Over time, the inhabitants of Upper Canada developed a degree of animosity toward the British government. The province had been mostly Loyalists in 1784, but its demographic makeup changed considerably in the years to follow. In a space of mere decades (between 1815 and 1860), the population rose to some 400,000 as it welcomed waves of immigrants, especially Mennonites from the United States who had bought lands ceded to the Mohawks in the Kitchener area. Living in small farming communities, the Mennonites can still be seen today wearing their traditional black garb and speaking their language derived from Low German—Plautdietsch, or Plattdeutsch in German—and strongly influenced by Dutch and Flemish. In the U.S., Plautdietsch was called Pennsylvania Dutch (Pensilfaanisch in German). Then after Napoleon's defeat at Waterloo in 1814, a flood of British veterans came to settle in the lowlands that the government had ceded to John Galt (1779–1839) and his Canada Company near lakes Ontario and Huron. Other Brits took up residence in the Peterborough area north of Lake Ontario. There were also many seasonal workers in the forests (e.g., at Fort Kaministiquia, now Thunder Bay) and on the big construction projects of the day, i.e., the Erie, Welland, and Rideau canals. Many of these workers were Amerindians and Francophones. What's more, Upper Canada welcomed a huge contingent of Irish, up to 25,000 a year. So the population grew more multiethnic with each passing year, and the English language more dominant.
Meanwhile, Scottish colonists were granted land by the Hudson's Bay Company west of Upper Canada, in the Red River Valley where Métis Francophones were already living. Adding to the mix were Hudson's Bay Company retirees and their aboriginal wives, which led to the appearance of English-speaking Métis. As for the Amerindians, they suffered epidemics of smallpox, whooping cough, and measles, struggled with alcoholism, and were forced off their lands (present-day Manitoba, Saskatchewan, and Alberta). Disease spread death among the Tchippewayan, Ojibwa, Sioux, Assiniboine, Western Cree, and others. By 1840, the native peoples were already in the process of being confined to reserves. By the second half of the 19th century, the buffalo had disappeared, railways stretched across the prairies, fences and cities went up, and ancestral customs appeared irremediably lost.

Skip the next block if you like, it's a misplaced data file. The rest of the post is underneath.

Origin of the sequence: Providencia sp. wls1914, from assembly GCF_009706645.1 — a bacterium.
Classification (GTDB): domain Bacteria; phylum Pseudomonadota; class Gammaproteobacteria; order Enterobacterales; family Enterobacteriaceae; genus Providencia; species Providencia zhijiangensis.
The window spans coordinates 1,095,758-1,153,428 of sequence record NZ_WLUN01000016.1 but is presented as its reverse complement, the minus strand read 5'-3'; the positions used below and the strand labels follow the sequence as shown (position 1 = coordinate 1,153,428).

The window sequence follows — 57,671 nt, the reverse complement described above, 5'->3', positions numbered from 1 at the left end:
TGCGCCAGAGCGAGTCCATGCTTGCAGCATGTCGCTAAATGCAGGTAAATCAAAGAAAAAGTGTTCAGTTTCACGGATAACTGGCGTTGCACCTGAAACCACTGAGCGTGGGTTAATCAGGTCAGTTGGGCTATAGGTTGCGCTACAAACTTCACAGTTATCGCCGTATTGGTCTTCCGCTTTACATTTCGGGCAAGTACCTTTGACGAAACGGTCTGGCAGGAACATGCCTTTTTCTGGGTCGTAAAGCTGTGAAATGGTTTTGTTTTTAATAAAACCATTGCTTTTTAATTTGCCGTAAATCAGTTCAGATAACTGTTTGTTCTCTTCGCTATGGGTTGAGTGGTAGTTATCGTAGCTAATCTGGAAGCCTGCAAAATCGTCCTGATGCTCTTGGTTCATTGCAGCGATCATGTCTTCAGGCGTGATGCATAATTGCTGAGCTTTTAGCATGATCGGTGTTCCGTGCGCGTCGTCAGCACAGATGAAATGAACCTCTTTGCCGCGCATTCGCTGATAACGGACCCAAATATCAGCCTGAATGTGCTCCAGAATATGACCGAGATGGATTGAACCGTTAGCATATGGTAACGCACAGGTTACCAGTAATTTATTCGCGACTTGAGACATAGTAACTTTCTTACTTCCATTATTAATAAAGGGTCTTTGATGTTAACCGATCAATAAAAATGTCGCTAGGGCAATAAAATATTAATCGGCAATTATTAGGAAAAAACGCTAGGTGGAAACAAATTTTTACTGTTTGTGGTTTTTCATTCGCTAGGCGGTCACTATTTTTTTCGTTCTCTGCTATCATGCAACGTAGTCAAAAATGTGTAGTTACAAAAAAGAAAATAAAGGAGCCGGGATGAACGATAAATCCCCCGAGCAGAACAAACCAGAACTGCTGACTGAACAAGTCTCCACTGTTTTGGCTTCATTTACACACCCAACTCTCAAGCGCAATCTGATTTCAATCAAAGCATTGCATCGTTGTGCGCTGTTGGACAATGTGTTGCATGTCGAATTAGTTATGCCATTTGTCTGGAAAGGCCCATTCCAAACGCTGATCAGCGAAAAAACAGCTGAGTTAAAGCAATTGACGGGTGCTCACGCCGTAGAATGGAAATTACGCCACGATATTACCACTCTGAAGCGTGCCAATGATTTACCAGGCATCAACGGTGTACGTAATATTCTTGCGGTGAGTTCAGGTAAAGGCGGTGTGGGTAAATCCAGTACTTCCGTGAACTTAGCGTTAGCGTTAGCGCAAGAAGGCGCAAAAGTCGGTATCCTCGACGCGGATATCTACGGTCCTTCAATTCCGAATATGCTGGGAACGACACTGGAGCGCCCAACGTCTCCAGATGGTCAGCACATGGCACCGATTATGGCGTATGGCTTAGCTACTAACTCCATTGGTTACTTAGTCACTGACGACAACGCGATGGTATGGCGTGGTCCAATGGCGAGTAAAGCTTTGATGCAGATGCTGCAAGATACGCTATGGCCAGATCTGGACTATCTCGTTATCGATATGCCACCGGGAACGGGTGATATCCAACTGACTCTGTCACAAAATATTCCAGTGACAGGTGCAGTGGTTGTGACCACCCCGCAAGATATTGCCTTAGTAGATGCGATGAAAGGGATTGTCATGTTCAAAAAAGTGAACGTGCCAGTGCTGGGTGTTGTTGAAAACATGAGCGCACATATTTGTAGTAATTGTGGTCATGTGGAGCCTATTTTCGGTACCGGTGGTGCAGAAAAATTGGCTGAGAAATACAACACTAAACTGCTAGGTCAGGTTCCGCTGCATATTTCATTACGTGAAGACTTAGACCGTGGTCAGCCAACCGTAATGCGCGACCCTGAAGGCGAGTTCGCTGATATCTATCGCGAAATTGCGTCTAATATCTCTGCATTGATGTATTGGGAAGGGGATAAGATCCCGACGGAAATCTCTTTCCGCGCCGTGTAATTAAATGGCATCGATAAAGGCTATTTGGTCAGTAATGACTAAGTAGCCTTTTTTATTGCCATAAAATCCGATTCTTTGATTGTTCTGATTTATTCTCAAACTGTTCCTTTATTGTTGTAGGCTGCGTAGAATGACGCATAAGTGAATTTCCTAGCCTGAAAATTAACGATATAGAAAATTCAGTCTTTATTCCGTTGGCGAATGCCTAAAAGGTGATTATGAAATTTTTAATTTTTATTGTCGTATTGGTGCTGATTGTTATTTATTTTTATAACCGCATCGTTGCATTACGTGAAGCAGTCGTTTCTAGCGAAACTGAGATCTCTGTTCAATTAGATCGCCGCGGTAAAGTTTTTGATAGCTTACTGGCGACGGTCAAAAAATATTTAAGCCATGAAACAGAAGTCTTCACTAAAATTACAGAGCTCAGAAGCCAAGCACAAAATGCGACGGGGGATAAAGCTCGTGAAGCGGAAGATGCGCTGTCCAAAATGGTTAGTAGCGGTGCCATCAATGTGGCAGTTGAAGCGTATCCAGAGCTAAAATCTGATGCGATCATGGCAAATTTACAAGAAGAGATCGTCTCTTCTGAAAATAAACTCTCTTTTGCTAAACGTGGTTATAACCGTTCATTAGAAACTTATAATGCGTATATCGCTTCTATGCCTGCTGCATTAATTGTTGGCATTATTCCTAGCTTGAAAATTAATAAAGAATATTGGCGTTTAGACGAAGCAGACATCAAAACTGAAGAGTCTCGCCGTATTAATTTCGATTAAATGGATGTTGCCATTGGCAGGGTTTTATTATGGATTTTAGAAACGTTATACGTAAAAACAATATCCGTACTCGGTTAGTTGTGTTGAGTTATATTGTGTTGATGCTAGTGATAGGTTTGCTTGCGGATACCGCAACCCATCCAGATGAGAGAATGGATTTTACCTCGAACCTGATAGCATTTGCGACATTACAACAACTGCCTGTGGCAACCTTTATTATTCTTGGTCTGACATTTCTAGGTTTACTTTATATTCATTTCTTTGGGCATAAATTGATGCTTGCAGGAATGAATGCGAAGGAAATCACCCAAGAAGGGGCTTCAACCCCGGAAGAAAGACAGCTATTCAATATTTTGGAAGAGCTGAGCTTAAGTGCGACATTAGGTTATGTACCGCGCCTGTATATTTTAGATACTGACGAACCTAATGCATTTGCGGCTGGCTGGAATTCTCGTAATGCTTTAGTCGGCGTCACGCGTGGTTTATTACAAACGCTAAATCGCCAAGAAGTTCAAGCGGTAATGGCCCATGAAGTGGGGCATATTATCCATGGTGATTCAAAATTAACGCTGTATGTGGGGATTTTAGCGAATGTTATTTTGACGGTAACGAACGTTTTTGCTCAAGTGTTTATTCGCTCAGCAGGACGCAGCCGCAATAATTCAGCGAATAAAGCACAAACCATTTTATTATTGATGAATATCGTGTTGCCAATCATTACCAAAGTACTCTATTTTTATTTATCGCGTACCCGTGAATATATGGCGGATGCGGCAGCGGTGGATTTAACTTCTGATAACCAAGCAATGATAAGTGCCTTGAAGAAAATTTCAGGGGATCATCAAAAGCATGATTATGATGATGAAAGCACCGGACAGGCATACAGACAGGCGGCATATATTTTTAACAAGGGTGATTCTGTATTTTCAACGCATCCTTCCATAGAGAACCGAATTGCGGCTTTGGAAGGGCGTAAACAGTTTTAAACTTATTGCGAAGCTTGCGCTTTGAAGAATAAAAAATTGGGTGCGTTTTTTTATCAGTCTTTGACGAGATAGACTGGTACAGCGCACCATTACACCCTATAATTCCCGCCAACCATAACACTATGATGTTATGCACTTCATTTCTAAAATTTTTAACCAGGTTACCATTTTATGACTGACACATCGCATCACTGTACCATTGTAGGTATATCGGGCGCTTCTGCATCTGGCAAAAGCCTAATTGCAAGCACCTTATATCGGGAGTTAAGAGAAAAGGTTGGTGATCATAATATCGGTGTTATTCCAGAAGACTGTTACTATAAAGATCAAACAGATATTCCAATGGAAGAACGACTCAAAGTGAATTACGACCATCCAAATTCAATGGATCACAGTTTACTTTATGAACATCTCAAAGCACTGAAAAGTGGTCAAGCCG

Aside from English, the inhabitants also spoke Amerindian tongues (the native peoples), French (the Métis and Francophones), German (the Germans), Low German (the Mennonites), Irish (the Irish), and Gaelic (the Scots). The English spoken by Anglophones was a different English from that of London, full of American influences, awash in regional accents, and sculpted by the customs and beliefs that the Scottish and Irish immigrants brought over with them. Occasionally conflicts arose between Irish Catholics and Presbyterian Scots, between Irish Catholics and Irish protestants (the Orangemen), and even between the Irish and French Canadians. The biggest brush-ups occurred in Bytown (today's Ottawa) between Reform Catholic groups from the Lower Town (the Irish and French Canadians) and conservative and Orangeman groups from Upper Town. Over time, apart from a few Amerindian languages, only English, French, and to a certain degree German continued to be spoken.